15. Orphic Hymns., Fragments, 306, 310-313, 319, 326-327, 330, 34-39, 57-59, 303



Subjects of this text:

subject book bibliographic info
asclepius de Jáuregui, Orphism and Christianity in Late Antiquity (2010) 128
athena de Jáuregui, Orphism and Christianity in Late Antiquity (2010) 61
athens de Jáuregui, Orphism and Christianity in Late Antiquity (2010) 61
celsus deJauregui, Orphism and Christianity in Late Antiquity (2010), 333
chiron de Jáuregui, Orphism and Christianity in Late Antiquity (2010) 128
chronos de Jáuregui, Orphism and Christianity in Late Antiquity (2010) 121
demeter de Jáuregui, Orphism and Christianity in Late Antiquity (2010) 61; deJauregui, Orphism and Christianity in Late Antiquity (2010), 333
dionysus, birth de Jáuregui, Orphism and Christianity in Late Antiquity (2010) 61, 128
dionysus, death de Jáuregui, Orphism and Christianity in Late Antiquity (2010) 61, 121
dionysus, heart de Jáuregui, Orphism and Christianity in Late Antiquity (2010) 121, 128
dionysus, zagreus de Jáuregui, Orphism and Christianity in Late Antiquity (2010) 61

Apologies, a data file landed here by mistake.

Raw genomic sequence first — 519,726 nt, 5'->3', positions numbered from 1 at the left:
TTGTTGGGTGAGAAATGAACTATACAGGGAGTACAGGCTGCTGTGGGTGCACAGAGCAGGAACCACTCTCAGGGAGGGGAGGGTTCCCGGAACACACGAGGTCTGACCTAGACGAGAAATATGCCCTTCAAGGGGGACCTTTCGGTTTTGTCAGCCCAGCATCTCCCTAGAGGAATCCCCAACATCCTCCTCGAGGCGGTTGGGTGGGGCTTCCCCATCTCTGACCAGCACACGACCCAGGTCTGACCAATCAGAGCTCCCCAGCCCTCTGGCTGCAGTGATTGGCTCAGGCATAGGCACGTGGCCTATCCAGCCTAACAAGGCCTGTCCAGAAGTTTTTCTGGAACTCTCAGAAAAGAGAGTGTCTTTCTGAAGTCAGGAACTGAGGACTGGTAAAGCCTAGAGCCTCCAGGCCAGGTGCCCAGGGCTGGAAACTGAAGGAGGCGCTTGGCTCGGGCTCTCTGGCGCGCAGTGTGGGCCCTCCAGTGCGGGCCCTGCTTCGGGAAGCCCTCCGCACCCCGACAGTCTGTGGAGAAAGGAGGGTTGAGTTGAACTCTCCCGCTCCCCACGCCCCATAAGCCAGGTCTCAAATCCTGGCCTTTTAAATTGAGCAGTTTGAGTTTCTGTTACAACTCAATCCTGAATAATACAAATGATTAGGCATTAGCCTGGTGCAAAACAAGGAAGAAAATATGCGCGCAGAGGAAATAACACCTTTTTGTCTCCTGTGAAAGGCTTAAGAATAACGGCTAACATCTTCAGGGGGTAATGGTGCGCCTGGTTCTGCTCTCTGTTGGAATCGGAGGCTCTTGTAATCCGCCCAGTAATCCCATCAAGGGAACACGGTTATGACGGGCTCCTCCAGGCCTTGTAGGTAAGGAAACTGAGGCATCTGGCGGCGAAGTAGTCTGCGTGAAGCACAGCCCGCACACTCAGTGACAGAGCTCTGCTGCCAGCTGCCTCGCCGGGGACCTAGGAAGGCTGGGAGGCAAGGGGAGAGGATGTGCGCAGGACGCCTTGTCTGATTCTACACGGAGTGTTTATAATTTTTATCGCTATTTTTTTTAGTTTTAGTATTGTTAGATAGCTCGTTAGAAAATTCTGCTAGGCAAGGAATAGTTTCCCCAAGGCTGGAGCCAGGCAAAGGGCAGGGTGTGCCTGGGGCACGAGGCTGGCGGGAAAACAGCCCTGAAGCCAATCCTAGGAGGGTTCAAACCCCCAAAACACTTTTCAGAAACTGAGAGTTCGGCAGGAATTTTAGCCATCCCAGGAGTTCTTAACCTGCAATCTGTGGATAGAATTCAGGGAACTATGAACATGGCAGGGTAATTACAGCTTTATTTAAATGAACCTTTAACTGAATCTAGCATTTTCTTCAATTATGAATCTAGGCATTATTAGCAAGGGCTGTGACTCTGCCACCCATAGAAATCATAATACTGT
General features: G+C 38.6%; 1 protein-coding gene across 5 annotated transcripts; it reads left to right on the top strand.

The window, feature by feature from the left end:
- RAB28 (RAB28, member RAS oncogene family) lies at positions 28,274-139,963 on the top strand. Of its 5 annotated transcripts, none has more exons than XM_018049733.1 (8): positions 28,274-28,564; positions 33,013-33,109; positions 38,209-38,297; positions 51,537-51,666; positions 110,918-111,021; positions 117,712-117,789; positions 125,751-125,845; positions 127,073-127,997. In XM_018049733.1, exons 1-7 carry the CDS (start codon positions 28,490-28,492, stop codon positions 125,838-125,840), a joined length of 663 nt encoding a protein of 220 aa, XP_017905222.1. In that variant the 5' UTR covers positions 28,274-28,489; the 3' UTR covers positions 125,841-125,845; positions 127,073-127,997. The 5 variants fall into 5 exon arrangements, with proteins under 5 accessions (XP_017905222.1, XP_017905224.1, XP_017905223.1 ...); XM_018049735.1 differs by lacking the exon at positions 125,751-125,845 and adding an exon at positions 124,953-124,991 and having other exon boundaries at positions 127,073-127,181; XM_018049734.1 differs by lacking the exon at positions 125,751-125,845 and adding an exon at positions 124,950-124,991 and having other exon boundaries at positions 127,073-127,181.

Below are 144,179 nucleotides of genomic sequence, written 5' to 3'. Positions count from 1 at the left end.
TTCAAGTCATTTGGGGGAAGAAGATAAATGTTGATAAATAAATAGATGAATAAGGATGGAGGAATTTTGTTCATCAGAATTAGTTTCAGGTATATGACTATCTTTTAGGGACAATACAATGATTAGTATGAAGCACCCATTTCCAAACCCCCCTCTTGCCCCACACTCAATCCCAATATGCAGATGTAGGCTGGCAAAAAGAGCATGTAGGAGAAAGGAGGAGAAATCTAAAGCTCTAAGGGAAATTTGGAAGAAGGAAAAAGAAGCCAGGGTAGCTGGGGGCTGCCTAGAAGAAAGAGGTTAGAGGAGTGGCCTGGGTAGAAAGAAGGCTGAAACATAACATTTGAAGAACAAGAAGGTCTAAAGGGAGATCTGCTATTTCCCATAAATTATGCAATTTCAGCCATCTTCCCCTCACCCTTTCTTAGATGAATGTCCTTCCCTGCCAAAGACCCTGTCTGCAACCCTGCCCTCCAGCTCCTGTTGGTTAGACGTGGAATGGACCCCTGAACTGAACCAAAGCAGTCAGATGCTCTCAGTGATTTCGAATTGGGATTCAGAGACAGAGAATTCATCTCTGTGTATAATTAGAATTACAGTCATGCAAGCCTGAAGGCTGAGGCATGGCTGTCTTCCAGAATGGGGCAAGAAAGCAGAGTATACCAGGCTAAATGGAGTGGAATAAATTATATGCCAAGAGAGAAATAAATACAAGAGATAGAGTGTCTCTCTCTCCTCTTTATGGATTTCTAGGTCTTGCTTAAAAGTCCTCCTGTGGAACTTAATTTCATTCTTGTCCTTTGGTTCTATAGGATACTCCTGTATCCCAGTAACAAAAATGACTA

dionysus deJauregui, Orphism and Christianity in Late Antiquity (2010), 333
earth, gaia, ge de Jáuregui, Orphism and Christianity in Late Antiquity (2010) 121
etymologies deJauregui, Orphism and Christianity in Late Antiquity (2010), 333
hera de Jáuregui, Orphism and Christianity in Late Antiquity (2010) 128
musaeus de Jáuregui, Orphism and Christianity in Late Antiquity (2010) 128
nysa de Jáuregui, Orphism and Christianity in Late Antiquity (2010) 128
olympus de Jáuregui, Orphism and Christianity in Late Antiquity (2010) 128
orpheus, literary author de Jáuregui, Orphism and Christianity in Late Antiquity (2010) 128
orphic, see hieros logos de Jáuregui, Orphism and Christianity in Late Antiquity (2010) 61
orphic, see titans, zagreus de Jáuregui, Orphism and Christianity in Late Antiquity (2010) 61, 121, 128
osiris de Jáuregui, Orphism and Christianity in Late Antiquity (2010) 61; deJauregui, Orphism and Christianity in Late Antiquity (2010), 333
persephone de Jáuregui, Orphism and Christianity in Late Antiquity (2010) 61
resurrection deJauregui, Orphism and Christianity in Late Antiquity (2010), 333
sun deJauregui, Orphism and Christianity in Late Antiquity (2010), 333
zeus' deJauregui, Orphism and Christianity in Late Antiquity (2010), 333